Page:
In short, between 1225 and 1284, the Kingdom of Jerusalem effectively had no central authority. It is hardly surprising that in the circumstances internal factions formed, and that clashes over policy led to bloodshed. Without central authority, the barons soon resorted to pursuing independent policies that further eroded the state, while the Italian city-states pursued their commercial rivalries without the least regard for the impact on the viability of the Latin East.  

None of this was inevitable. The crusader states, backed with the resources of Cyprus, might well have held their own against the Mamluks and Mongols, if they had been led by a strong, determined and militarily capable king. This was effectively what the barons of Jerusalem had sought in 1190, when they rejected the leadership of the ineffectual Guy de Lusignan and chose Conrad de Montferrat as the king-consort of their queen. In the thirteenth century, they would have needed to reject the ‘legitimate’ Hohenstaufen kings in favor a truly elected king committed to the defence of the Holy Land — say Simon de Montfort. However, the barons of Outremer, despite their ‘rebellion,’ were ultimately too conservative to take the leap necessary for the sake of their existence. Yet that assessment, obviously, is the wisdom of hindsight.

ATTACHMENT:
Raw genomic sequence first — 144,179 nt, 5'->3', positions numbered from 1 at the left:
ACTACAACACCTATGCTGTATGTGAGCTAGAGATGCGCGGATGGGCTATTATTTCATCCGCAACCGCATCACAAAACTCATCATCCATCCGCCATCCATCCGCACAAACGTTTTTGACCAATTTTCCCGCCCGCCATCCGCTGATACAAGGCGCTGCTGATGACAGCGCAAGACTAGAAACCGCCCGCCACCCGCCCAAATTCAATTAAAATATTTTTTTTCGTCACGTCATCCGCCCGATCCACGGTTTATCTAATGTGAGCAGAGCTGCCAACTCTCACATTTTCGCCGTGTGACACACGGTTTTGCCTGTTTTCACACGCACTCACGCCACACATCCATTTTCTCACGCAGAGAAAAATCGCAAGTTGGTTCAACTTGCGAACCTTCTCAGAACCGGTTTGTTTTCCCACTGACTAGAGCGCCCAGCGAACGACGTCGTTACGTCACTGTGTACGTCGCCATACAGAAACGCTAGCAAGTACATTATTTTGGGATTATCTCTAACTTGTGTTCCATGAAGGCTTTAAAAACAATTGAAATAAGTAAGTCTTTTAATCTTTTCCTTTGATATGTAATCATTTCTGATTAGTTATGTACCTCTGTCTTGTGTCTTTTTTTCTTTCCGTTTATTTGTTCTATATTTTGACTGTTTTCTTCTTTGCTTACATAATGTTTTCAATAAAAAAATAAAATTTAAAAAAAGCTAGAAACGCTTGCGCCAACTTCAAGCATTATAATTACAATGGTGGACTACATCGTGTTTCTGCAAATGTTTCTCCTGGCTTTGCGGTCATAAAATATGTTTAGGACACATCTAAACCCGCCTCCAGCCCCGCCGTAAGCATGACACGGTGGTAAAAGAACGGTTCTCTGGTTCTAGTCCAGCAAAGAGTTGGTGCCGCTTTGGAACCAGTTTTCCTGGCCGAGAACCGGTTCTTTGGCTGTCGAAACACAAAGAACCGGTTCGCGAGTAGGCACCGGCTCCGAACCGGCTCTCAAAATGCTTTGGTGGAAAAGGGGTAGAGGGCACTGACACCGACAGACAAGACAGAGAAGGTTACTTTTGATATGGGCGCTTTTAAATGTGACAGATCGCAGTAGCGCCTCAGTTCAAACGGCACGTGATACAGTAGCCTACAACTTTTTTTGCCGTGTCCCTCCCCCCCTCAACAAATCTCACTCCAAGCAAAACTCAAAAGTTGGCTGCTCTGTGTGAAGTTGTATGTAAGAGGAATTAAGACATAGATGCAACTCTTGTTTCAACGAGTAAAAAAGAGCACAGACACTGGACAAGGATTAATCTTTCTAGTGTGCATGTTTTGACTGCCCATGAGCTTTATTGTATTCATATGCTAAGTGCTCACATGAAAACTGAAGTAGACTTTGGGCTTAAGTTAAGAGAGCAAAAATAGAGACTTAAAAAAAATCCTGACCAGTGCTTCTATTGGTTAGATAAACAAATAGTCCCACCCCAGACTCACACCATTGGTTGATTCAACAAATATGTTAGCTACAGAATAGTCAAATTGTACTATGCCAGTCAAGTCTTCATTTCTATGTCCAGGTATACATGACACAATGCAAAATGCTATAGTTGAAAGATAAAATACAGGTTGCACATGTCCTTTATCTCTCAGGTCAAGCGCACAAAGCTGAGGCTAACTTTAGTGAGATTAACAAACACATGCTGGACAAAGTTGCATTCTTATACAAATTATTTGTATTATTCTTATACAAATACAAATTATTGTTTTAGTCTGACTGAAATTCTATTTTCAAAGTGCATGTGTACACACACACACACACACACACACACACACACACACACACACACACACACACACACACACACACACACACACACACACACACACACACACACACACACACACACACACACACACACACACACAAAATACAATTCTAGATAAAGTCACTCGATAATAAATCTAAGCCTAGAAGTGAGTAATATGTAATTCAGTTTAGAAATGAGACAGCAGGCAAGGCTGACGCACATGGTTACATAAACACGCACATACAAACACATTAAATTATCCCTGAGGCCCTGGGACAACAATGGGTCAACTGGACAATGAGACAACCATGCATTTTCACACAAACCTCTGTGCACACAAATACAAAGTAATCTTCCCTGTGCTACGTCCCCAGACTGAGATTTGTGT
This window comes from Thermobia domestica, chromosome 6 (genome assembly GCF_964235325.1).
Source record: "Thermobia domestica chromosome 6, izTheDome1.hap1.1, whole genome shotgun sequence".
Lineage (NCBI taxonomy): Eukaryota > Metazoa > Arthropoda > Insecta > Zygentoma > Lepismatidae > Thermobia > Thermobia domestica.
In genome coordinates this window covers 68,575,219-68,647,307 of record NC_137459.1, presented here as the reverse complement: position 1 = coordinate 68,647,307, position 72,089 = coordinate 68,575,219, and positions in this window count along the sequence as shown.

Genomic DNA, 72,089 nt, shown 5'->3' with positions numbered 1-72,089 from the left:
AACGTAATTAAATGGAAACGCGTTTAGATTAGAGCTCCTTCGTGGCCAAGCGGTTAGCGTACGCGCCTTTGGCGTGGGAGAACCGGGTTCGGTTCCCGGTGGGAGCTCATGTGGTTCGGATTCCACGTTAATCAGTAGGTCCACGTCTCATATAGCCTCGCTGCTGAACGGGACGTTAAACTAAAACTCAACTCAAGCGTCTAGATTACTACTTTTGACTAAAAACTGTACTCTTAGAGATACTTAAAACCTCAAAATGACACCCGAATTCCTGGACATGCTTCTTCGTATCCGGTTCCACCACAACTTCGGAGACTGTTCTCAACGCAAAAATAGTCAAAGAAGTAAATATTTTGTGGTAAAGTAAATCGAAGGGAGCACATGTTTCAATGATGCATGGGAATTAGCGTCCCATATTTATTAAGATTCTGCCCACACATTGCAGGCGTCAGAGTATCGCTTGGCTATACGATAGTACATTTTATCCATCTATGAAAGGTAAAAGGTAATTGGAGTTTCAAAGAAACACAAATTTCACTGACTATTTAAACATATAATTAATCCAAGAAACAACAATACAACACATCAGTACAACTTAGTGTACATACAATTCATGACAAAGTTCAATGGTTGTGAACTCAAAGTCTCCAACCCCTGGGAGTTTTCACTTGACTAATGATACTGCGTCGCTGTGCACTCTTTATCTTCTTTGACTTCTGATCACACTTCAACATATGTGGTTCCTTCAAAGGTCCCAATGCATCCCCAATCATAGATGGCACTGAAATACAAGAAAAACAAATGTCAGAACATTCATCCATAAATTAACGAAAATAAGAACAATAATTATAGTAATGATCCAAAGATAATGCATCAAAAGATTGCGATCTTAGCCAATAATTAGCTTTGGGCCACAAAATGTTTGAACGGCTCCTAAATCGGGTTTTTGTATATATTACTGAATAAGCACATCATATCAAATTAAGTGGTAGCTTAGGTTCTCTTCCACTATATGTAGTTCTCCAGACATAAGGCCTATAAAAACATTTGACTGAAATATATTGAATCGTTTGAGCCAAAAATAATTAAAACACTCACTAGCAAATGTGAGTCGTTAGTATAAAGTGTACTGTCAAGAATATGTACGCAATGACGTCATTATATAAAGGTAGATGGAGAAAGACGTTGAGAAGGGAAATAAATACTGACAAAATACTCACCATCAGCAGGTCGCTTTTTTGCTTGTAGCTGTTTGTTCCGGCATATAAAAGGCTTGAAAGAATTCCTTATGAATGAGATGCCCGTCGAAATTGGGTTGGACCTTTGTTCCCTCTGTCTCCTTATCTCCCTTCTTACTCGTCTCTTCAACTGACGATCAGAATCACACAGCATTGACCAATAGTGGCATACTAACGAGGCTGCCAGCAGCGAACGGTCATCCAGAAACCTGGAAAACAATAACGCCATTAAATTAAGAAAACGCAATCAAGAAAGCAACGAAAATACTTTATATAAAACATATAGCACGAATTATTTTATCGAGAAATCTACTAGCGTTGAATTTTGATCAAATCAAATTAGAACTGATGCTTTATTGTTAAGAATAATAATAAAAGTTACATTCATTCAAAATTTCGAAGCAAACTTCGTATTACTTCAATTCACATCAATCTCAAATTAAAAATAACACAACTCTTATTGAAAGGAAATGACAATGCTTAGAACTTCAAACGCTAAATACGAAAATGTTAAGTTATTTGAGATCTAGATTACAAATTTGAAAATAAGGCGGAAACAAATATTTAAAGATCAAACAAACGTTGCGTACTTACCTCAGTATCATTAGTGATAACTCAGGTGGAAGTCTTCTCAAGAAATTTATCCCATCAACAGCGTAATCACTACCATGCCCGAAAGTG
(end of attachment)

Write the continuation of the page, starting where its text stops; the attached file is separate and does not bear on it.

The bulk of this entry is an excerpt from Dr. Schrader's comprehensive study of the crusader states.

Dr. Helena P. Schrader is also the author of six books set in the Holy Land in the Era of the Crusades.


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Monday, October 24, 2022

The Loss of Latin Syria

The Franks were helpless in the face of the Mamluk onslaught. They simply did not have the resources or the defensible borders necessary to win a military confrontation with armies drawn from the entire region and subject to centralised, professional control. Nor could they win a diplomatic game with a power uninterested in coexistence or even economic self-interest. 

 It did not help that, except for Cyprus, the crusader states had started to rot away from the inside. The problem was twofold. On the one hand, the increasingly urban character of the state and the growth in commercial activities had resulted in the Italian merchant states with their poisonous rivalries playing a more dominant role. On the other hand, ever since Frederick II had sailed away, the ruling dynasty had been absent from the kingdom and disinterested in its fate. 

The unity of the kingdom was shaken when the bitter rivalry between the Venetians and the Genoese erupted into open warfare. Not only did the parties engage in bloodshed on the streets of Acre, but the militant orders took opposite sides, and the barons of the kingdom were divided. Since there was no king present in the country, there was no forceful central authority to enforce a settlement. The war ended with a sea battle between the fleets of the respective rivals in which the Genoese lost half their ships and an estimated 1,700 men. That hardly strengthened the kingdom, even if it ended the immediate bloodshed.